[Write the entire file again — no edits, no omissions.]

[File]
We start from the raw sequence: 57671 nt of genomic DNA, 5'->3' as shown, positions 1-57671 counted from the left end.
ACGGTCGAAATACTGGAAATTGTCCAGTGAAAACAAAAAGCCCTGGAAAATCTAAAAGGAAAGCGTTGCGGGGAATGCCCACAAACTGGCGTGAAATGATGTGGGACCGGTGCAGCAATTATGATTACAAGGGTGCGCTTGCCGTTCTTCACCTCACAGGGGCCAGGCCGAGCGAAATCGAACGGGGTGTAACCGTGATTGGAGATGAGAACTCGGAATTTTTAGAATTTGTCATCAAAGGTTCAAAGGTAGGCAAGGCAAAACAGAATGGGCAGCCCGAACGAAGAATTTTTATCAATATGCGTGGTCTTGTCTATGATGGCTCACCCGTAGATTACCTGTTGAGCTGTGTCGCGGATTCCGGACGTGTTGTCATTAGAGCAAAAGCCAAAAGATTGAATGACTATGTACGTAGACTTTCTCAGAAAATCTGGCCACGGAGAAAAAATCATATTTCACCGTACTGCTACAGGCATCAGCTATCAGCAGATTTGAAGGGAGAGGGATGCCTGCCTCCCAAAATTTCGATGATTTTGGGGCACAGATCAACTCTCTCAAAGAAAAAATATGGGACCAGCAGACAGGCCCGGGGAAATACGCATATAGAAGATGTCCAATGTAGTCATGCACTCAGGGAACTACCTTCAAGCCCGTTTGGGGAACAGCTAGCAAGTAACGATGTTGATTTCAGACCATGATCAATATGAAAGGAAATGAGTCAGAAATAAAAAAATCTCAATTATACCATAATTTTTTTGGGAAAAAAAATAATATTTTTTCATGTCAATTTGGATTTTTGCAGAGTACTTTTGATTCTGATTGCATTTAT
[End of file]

We start from the raw sequence: 57671 nt of genomic DNA, 5'->3' as shown, positions 1-57671 counted from the left end.
ACGGTCGAAATACTGGAAATTGTCCAGTGAAAACAAAAAGCCCTGGAAAATCTAAAAGGAAAGCGTTGCGGGGAATGCCCACAAACTGGCGTGAAATGATGTGGGACCGGTGCAGCAATTATGATTACAAGGGTGCGCTTGCCGTTCTTCACCTCACAGGGGCCAGGCCGAGCGAAATCGAACGGGGTGTAACCGTGATTGGAGATGAGAACTCGGAATTTTTAGAATTTGTCATCAAAGGTTCAAAGGTAGGCAAGGCAAAACAGAATGGGCAGCCCGAACGAAGAATTTTTATCAATATGCGTGGTCTTGTCTATGATGGCTCACCCGTAGATTACCTGTTGAGCTGTGTCGCGGATTCCGGACGTGTTGTCATTAGAGCAAAAGCCAAAAGATTGAATGACTATGTACGTAGACTTTCTCAGAAAATCTGGCCACGGAGAAAAAATCATATTTCACCGTACTGCTACAGGCATCAGCTATCAGCAGATTTGAAGGGAGAGGGATGCCTGCCTCCCAAAATTTCGATGATTTTGGGGCACAGATCAACTCTCTCAAAGAAAAAATATGGGACCAGCAGACAGGCCCGGGGAAATACGCATATAGAAGATGTCCAATGTAGTCATGCACTCAGGGAACTACCTTCAAGCCCGTTTGGGGAACAGCTAGCAAGTAACGATGTTGATTTCAGACCATGATCAATATGAAAGGAAATGAGTCAGAAATAAAAAAATCTCAATTATACCATAATTTTTTTGGGAAAAAAAATAATATTTTTTCATGTCAATTTGGATTTTTGCAGAGTACTTTTGATTCTGATTGCATTTAT